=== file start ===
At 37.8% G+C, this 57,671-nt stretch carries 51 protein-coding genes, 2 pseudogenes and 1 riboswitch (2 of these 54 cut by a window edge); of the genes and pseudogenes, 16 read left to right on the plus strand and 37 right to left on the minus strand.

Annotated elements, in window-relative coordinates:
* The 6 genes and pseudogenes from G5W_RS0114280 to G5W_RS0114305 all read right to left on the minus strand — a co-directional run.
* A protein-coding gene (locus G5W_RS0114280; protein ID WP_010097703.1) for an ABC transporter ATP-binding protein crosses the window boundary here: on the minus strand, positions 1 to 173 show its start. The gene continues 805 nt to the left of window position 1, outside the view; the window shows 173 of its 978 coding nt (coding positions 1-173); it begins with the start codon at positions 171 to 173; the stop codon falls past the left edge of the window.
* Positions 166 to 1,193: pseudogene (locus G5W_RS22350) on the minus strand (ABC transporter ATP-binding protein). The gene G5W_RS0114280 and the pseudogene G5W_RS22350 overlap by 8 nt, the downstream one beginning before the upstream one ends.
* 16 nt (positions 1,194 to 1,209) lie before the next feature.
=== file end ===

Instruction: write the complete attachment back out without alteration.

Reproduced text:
At 37.8% G+C, this 57,671-nt stretch carries 51 protein-coding genes, 2 pseudogenes and 1 riboswitch (2 of these 54 cut by a window edge); of the genes and pseudogenes, 16 read left to right on the plus strand and 37 right to left on the minus strand.

Annotated elements, in window-relative coordinates:
* The 6 genes and pseudogenes from G5W_RS0114280 to G5W_RS0114305 all read right to left on the minus strand — a co-directional run.
* A protein-coding gene (locus G5W_RS0114280; protein ID WP_010097703.1) for an ABC transporter ATP-binding protein crosses the window boundary here: on the minus strand, positions 1 to 173 show its start. The gene continues 805 nt to the left of window position 1, outside the view; the window shows 173 of its 978 coding nt (coding positions 1-173); it begins with the start codon at positions 171 to 173; the stop codon falls past the left edge of the window.
* Positions 166 to 1,193: pseudogene (locus G5W_RS22350) on the minus strand (ABC transporter ATP-binding protein). The gene G5W_RS0114280 and the pseudogene G5W_RS22350 overlap by 8 nt, the downstream one beginning before the upstream one ends.
* 16 nt (positions 1,194 to 1,209) lie before the next feature.